- Prints vector map attributes.
, attribute table
v.db.select [-rcef] map=name [layer=string] [columns=name[,name,...]] [where=sql_query] [group=string] format=string [separator=character] [vertical_separator=character] [null_value=string] [file=name] [--overwrite] [--help] [--verbose] [--quiet] [--ui]
- Print minimal region extent of selected vector features instead of attributes
- Do not include column names in output
- Escape newline and backslash characters
- Exclude attributes not linked to features
- Allow output files to overwrite existing files
- Print usage summary
- Verbose module output
- Quiet module output
- Force launching GUI dialog
- map=name [required]
- Name of vector map
- Or data source for direct OGR access
- Layer number or name
- Vector features can have category values in different layers. This number determines which layer to use. When used with direct OGR access this is the layer name.
- Default: 1
- Name of attribute column(s)
- WHERE conditions of SQL statement without 'where' keyword
- Example: income < 1000 and population >= 10000
- GROUP BY conditions of SQL statement without 'group by' keyword
- format=string [required]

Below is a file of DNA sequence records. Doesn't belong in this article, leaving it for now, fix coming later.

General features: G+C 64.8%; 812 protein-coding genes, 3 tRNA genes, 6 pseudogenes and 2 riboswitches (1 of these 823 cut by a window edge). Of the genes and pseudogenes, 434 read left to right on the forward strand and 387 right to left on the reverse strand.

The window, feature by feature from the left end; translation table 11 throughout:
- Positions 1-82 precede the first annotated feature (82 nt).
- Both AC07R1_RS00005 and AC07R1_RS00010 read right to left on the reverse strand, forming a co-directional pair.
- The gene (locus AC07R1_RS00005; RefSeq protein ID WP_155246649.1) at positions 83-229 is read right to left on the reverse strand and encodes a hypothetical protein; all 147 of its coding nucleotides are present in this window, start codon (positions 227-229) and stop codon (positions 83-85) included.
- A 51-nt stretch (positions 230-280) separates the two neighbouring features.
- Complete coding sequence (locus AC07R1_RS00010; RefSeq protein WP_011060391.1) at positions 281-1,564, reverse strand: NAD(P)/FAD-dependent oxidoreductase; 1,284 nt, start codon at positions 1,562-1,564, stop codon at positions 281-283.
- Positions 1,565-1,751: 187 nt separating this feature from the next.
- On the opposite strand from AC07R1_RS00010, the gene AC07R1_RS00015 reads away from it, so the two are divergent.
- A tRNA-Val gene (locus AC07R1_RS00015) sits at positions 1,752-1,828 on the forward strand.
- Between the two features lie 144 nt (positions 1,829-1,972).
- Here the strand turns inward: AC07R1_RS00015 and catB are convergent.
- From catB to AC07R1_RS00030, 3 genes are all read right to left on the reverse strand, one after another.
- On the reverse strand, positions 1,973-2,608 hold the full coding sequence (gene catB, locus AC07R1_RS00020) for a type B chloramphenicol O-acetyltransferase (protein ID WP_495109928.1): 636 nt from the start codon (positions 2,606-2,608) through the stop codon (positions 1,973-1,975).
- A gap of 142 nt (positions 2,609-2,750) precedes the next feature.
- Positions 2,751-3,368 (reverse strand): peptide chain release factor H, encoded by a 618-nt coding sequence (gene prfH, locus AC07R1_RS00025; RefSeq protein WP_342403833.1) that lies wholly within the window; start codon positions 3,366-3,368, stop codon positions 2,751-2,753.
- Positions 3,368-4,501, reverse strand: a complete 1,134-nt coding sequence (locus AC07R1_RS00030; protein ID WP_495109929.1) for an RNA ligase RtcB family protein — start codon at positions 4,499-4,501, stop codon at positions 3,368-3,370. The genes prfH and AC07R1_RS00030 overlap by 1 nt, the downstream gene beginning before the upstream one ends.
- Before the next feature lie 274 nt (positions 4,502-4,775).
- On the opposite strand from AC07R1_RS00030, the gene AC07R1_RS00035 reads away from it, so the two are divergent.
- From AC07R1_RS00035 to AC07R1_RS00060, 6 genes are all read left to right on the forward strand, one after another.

- Output format
- Options: plain, csv, json, vertical
- Default: plain
- plain: Configurable plain text output
- csv: CSV (Comma Separated Values)
- vertical: Plain text vertical output (instead of horizontal)
- Field separator
- Special characters: pipe, comma, space, tab, newline
- Output vertical record separator
- Special characters: pipe, comma, space, tab, newline
- String representing NULL value
- Name for output file (if omitted or "-" output to stdout)
prints attributes of a vector map from one or several
user selected attribute table columns.
Four different formats can be used depending on the circumstances
using the format
option: plain text, CSV, JSON, and vertical
The plain text is the default output which is most suitable for reading by humans,
e.g., when working in the command line or obtaining specific values from the attribute